If third party IP rights are identified that may block or limit the buyer’s use of particular IP rights, and a meaningful design-around is not possible, then it may be necessary to license or acquire ancillary rights to such third party blocking IP rights. Alternatively, the target could seek to invalidate the blocking IP at the United States Patent and Trademark Office (e.g., through a reexamination) or in a court. The inquiry is more complex when pending claims are published yet not issued, so the inquiry not only requires construction of the claims and infringement analysis, but also estimation of whether the published claim(s) will issue. Evolving application of infringement under the doctrine of equivalents and other changing legal standards through judicial decisions only adds to the complexity and cost of the analysis.
Of course, this still leaves unknown barriers to the exploitation of technology. Included in this category are issues such as unpublished patent rights that could block a buyer, misappropriation of technology, reverse engineering by competitors who have then patented improvements to a target’s trade secrets or even competitors who independently discover trade secrets and patent them, and the like. To the extent these can be explored, it is wise to do so. However, there are risks in any deal, and wise IP counsel can consider the impact of potential unknowns based on the industry and technology involved in the contemplated transaction.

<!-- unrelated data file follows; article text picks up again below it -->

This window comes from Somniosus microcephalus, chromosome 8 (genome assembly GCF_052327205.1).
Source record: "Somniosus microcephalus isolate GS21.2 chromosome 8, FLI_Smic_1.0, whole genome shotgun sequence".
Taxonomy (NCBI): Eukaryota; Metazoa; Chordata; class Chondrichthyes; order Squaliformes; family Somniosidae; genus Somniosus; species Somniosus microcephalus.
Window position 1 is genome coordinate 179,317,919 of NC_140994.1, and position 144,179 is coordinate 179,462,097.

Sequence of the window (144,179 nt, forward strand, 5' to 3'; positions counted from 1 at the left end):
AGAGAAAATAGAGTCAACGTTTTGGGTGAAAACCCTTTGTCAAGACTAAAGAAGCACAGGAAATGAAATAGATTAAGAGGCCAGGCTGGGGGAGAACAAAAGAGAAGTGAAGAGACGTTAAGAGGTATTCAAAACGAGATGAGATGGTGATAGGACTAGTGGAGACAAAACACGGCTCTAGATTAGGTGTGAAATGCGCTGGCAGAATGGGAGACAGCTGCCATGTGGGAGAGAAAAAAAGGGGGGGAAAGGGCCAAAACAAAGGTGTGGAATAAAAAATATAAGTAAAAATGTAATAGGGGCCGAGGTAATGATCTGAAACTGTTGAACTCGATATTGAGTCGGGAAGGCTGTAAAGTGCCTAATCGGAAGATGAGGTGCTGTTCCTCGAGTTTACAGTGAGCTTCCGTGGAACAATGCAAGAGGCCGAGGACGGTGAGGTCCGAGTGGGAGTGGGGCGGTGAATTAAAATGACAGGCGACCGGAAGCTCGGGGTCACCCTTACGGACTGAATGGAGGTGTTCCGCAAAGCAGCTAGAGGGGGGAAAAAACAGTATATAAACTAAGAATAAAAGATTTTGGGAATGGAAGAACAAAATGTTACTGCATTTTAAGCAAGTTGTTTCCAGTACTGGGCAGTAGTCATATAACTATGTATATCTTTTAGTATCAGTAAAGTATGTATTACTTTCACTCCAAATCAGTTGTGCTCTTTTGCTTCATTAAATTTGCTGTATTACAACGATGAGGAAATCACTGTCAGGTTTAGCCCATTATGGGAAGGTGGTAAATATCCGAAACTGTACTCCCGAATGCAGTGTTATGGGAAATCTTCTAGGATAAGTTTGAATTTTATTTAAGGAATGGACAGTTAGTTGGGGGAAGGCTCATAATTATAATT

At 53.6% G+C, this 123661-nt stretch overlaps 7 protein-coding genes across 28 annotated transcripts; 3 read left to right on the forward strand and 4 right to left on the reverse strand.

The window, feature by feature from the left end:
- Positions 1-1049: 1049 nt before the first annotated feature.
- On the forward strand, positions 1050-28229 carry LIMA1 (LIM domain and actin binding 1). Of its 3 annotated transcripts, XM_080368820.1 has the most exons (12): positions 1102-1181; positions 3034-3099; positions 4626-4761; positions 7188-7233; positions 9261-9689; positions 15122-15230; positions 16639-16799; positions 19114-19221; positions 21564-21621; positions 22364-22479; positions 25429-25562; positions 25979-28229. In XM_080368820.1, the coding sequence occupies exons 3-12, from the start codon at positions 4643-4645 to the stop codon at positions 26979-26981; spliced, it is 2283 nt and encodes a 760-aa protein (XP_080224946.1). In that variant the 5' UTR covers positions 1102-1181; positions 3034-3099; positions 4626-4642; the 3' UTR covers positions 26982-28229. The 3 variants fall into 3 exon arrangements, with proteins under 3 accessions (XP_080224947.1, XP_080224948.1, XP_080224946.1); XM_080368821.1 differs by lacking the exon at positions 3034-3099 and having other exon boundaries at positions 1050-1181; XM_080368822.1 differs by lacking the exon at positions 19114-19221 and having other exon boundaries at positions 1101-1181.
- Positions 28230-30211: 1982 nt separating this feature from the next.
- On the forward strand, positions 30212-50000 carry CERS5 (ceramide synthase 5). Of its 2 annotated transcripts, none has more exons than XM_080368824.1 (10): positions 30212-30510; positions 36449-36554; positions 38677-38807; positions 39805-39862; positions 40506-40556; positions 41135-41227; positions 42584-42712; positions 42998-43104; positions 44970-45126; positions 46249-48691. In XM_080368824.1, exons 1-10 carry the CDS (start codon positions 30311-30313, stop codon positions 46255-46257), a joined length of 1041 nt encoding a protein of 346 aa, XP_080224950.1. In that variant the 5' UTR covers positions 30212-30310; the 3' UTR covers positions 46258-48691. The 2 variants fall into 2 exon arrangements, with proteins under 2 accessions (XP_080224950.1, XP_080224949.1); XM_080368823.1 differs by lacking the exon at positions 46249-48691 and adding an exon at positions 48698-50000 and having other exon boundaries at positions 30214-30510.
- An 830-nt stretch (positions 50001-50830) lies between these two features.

5. Target’s IP Rights Are Encumbered by Liens
IP rights may also be encumbered by liens. To record and perfect a lien against both patents and trademarks in the United States, Uniform Commercial Code (UCC) filings need to be made. Although not legally required, most lenders also record the security agreement in the U.S. Patent and Trademark Office (USPTO). Under U.S. copyright law, however, only a lien recorded in the U.S. Copyright Office will perfect a security interest in copyrights. Due diligence should include reviewing reports from all of the applicable filing offices.
In sum, early and comprehensive IP due diligence in M&A transactions is important because it can lead to a reevaluation, repricing or restructuring of the proposed transaction.